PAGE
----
Casino slot machine maker Ainsworth Game Technology Ltd is committed to reviewing a return to a dividend policy, once trading conditions “stabilise” in the post-pandemic environment, says its non-executive chairman Danny Gladstone (pictured in a file photo).
His commentary came in prepared remarks for the annual general meeting on Tuesday of the Australia-listed firm.
His colleague, group chief executive Harald Neumann, mentioned Ainsworth had started its current financial year commencing July 1, with “good momentum”.
“Based on current forecasts we expect to achieve approximately AUD18 million [US$12.0 million] in profit before tax, pre-currency [adjustments] and one-offs for the six months ending 31 December 2022,” added Mr Neumann.
The CEO also noted that the previously-announced change planned for 2023, to shift the firm’s financial year to match the calendar year, would “achieve better alignment to industry business cycles” and “improve efficiencies” of the company’s “year-end processes and audit”.
Mr Neumann additionally mentioned that the group was in the “strongest financial position” it had experienced for “many years”, with net cash of more than AUD50 million, more than AUD300 million of net assets, and “effectively no debt”.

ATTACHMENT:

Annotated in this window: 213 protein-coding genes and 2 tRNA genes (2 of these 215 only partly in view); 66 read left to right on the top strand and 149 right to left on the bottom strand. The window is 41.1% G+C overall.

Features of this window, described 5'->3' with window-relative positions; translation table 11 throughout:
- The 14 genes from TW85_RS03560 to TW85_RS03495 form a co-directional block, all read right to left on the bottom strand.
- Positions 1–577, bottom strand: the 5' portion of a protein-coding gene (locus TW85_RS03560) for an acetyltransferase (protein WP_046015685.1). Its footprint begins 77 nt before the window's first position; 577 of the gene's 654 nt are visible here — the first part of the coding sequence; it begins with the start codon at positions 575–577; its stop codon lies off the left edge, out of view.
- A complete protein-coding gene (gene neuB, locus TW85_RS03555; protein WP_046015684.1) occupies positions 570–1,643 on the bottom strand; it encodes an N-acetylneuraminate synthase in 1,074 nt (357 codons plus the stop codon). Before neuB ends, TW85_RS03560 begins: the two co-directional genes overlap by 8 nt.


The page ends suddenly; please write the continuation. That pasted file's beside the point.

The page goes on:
Mr Gladstone said a “strong balance sheet” would help the group fund its “growth strategy and product investments”.
He stated: “Given the current economic uncertainties combined with supply chain challenges, an increased level of working capital is initially considered necessary to ensure continuity in production to fulfil expected sales volumes in calendar year 2023.”
The chairman added: “Once these conditions stabilise and operational requirements can be reliably determined, the board is committed to review the recommencing [of] the payment of dividends to shareholders.”
In August 2020, the company had noted in its preliminary annual results for the financial year to June 30, 2020, that it had suspended such payouts.
In August this year, Ainsworth reported an after-tax profit of AUD11.8 million for the 12 months ended June 30, versus an after-tax loss of AUD53.4 million for the “pandemic-impacted” prior corresponding period.
The group had mentioned in its report for the 12 months to June 30, that the “Asia market remains challenging as this region was impacted by border closures and travel restrictions throughout most the year”.
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